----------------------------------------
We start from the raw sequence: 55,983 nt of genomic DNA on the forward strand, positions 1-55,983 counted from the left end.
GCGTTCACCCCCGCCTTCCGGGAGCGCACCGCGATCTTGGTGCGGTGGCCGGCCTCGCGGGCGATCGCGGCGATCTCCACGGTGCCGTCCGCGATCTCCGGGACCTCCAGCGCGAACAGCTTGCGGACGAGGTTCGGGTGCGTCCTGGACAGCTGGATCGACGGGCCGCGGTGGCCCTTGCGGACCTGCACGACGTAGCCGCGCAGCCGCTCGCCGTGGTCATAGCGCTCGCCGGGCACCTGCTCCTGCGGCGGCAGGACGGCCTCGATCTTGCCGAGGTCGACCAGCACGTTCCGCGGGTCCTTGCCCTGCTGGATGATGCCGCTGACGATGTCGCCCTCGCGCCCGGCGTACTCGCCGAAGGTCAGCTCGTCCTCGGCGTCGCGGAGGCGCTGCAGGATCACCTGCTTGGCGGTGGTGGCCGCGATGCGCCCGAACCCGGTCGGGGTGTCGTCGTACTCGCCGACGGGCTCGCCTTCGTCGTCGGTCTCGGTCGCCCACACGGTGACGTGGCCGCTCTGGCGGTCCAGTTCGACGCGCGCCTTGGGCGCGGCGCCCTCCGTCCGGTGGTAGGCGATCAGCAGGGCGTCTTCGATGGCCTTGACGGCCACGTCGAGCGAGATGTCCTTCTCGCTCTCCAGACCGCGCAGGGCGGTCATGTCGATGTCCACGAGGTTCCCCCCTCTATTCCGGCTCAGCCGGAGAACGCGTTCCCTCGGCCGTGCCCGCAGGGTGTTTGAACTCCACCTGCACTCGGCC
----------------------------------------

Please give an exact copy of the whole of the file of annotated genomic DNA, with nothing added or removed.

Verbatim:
We start from the raw sequence: 55,983 nt of genomic DNA on the forward strand, positions 1-55,983 counted from the left end.
GCGTTCACCCCCGCCTTCCGGGAGCGCACCGCGATCTTGGTGCGGTGGCCGGCCTCGCGGGCGATCGCGGCGATCTCCACGGTGCCGTCCGCGATCTCCGGGACCTCCAGCGCGAACAGCTTGCGGACGAGGTTCGGGTGCGTCCTGGACAGCTGGATCGACGGGCCGCGGTGGCCCTTGCGGACCTGCACGACGTAGCCGCGCAGCCGCTCGCCGTGGTCATAGCGCTCGCCGGGCACCTGCTCCTGCGGCGGCAGGACGGCCTCGATCTTGCCGAGGTCGACCAGCACGTTCCGCGGGTCCTTGCCCTGCTGGATGATGCCGCTGACGATGTCGCCCTCGCGCCCGGCGTACTCGCCGAAGGTCAGCTCGTCCTCGGCGTCGCGGAGGCGCTGCAGGATCACCTGCTTGGCGGTGGTGGCCGCGATGCGCCCGAACCCGGTCGGGGTGTCGTCGTACTCGCCGACGGGCTCGCCTTCGTCGTCGGTCTCGGTCGCCCACACGGTGACGTGGCCGCTCTGGCGGTCCAGTTCGACGCGCGCCTTGGGCGCGGCGCCCTCCGTCCGGTGGTAGGCGATCAGCAGGGCGTCTTCGATGGCCTTGACGGCCACGTCGAGCGAGATGTCCTTCTCGCTCTCCAGACCGCGCAGGGCGGTCATGTCGATGTCCACGAGGTTCCCCCCTCTATTCCGGCTCAGCCGGAGAACGCGTTCCCTCGGCCGTGCCCGCAGGGTGTTTGAACTCCACCTGCACTCGGCC